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Cost to Raise a Child Nears $250,000, USDA Report Finds

Aug. 18, 2014
Managing Money
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If you want to have children, be ready to pay — it will set you back nearly $250,000, according to a new U.S. government report.

The average cost to raise a child born in 2013 to the age of 18 is $245,340 for food, shelter, education and all other expenses, the U.S. Department of Agriculture found in its annual report on family expenditures.

The good news: That’s the lowest annual increase since 2009.

The bad news: That’s likely to change as housing prices – the greatest single expense in raising a child at 30% of total cost – is expected to rise as the U.S. economy continues to recover from the financial crisis.

The worse news: Education and day care costs are continuing to rise – on average, those expenses ate 18% of the average family’s income in 2013, compared to only 2% in 1960, when the USDA first began studying the data. That mirrors a report last year that found that the cost to send an infant to day care is now higher than in-state college tuition and fees in 31 states.

Figure in the cost of sending a child to a four-year university education, a cost not factored in the USDA report, and the cost balloons dramatically. The average cost per year — including tuition, room and board – for a public, four-year undergraduate program is $18,391 and grows to nearly $41,000 per year for a private, four-year program, according to College Board data.

The actual cost of raising a child born in 2013 will rise to $304,480 over the next 18 years with projected inflation at 2.2%, the report says.

Location, income determine cost

Costs vary depending on income bracket and location: High-income families in big Northeastern cities such as New York and Boston are projected to spend about $455,000 to raise a child. Rural, low-income families spend much less, an average of $145,000, the report estimates.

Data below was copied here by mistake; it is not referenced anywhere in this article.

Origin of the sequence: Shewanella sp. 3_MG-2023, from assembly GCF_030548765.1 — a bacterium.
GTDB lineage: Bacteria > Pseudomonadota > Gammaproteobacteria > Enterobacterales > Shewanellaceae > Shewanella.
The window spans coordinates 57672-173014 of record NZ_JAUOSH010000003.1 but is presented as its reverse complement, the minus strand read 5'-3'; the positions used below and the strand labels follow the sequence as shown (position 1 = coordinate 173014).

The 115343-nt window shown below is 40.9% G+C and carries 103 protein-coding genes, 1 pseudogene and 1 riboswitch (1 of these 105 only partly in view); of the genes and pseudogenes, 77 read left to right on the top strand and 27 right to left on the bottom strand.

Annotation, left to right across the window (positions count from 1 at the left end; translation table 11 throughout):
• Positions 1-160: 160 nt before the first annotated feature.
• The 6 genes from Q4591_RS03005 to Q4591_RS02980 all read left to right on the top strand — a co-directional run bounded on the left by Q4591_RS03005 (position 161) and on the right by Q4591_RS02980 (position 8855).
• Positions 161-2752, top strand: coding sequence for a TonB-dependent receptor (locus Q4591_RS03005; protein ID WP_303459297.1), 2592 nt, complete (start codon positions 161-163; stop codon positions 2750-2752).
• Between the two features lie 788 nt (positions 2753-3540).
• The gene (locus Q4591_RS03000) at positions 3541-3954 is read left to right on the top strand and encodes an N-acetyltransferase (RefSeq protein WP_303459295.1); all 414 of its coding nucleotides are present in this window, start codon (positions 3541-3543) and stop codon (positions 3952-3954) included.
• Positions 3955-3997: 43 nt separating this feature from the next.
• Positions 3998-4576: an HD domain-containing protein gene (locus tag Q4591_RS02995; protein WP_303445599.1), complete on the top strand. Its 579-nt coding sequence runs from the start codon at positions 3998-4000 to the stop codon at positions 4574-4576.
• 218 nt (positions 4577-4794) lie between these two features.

cost of raising a child


Overall, the location with the highest average cost is urban areas of the Northeast at $282,480; urban costs in Western cities average $261,330, followed by cities in the Midwest ($240,570) and urban areas in the South ($230,610).

Day care costs balloon

Child care is the second biggest cost for middle income families, a cost unheard of when the USDA began tracking the data.

“In 1960, the first year the report was issued, a middle income family could have expected to spend $25,230 ($198,560 in 2013 dollars) to raise a child until the age of 18,” the USDA said in a press release. “Some common current-day costs, such as child care, were negligible in 1960.”

Like all costs, the average expense of day care varies widely depending on location. The average cost is $11,666 per year, but prices can range form $3,500 to nearly $19,000 a year, according to the National Association of Child Care Resource & Referral Agencies. “The average annual cost of full-time care for an infant in center-based care ranges from $5,496 in Mississippi to $16,549 in Massachusetts,” a 2014 report from Child Care Aware shows.

A survey by earlier this year found the average person paid $18,000 a year on child care, but nearly half the families surveyed don’t budget for that cost.


Costly child care


The cost of child care is believed to be the reason why  nearly 30% of American moms are now setting aside careers to stay at home to care for their children, according to a report from the Pew Research Center earlier this year.

After bottoming out at 23% in 1999, the percentage of women staying at home has jumped to 29%. The reason appears to be economic: Only 5% of those mothers now staying at home have a master’s degree and a family annual income of $75,000 or more, the Pew report notes.

Family photo via Shutterstock
Infographic by Brian Yee.

Read more on NerdWallet: Wait, Day Care Is Now More Expensive Than College?

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